That’s an ok profit for a studio (you do math) and the teacher is paid fairly for those 75 minutes.  The students in an all-levels led class come from a very large pool and typically practice yoga 3-4x a week – so paying 10 bucks a class doesn’t seem unreasonable either.

But Ashtanga studios are different and in particular, those who offer Mysore. Because in that same 3 hours, a Mysore program brings in an average of 25 students.  The pool of students is more narrow and with a rolling start time to allow schedule flexibility supporting 5-6 days of weekly practice PLUS afforded more individual attention by spreading out the attendance over the longer course of time.  (And if you think the teaching time is restricted to classroom time, think email and phone calls – and think again).

Usually there is one teacher for this entire time and in many cases, that teacher makes almost the same amount for working 3 hours as a teacher working 75 minutes.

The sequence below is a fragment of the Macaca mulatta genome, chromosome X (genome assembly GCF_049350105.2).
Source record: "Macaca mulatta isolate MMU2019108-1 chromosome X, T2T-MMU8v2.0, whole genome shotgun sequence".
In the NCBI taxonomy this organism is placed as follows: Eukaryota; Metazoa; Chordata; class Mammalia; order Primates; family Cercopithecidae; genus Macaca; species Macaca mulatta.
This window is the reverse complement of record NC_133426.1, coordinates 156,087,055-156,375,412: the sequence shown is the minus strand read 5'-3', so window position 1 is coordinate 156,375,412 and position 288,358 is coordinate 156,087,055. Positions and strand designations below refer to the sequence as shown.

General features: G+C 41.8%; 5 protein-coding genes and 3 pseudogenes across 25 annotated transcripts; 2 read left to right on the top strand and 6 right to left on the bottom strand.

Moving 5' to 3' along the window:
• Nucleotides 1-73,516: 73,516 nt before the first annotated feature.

I mean, a class is a class, right?  Of course not!

Mysore teachers typically have about ten years experience.  They must practice themselves either before or after teaching EVERY DAY.  Most of them practice before, which means they wake up at 3:30 am to arrive at the studio by 4:30 am (and have incredibly tolerant spouses/significant others) … then run a room for 3 more hours.  By 9 am, these teachers have put in about 5 hours of straight up manual labor.

(I filled in for a teacher for little over a month and that was all the time it took to show me I am NOT cut out for that role – and God bless those who choose to dedicate themselves full time)

Bottom line is, no matter how you look at it – this is not a profitable venture.  Rent is high, students are limited and teachers work long, hard hours.  I mean, when you look at the facts, I wonder why ANY sane and rational person chooses to run this type of program.
  1. Students pay a sometimes significantly higher monthly fee for Mysore – but often less per class because they attend 5-6 days a week.
  2. Studios offer valuable real estate for longer hours – yet serve far fewer students therefore generate far less income.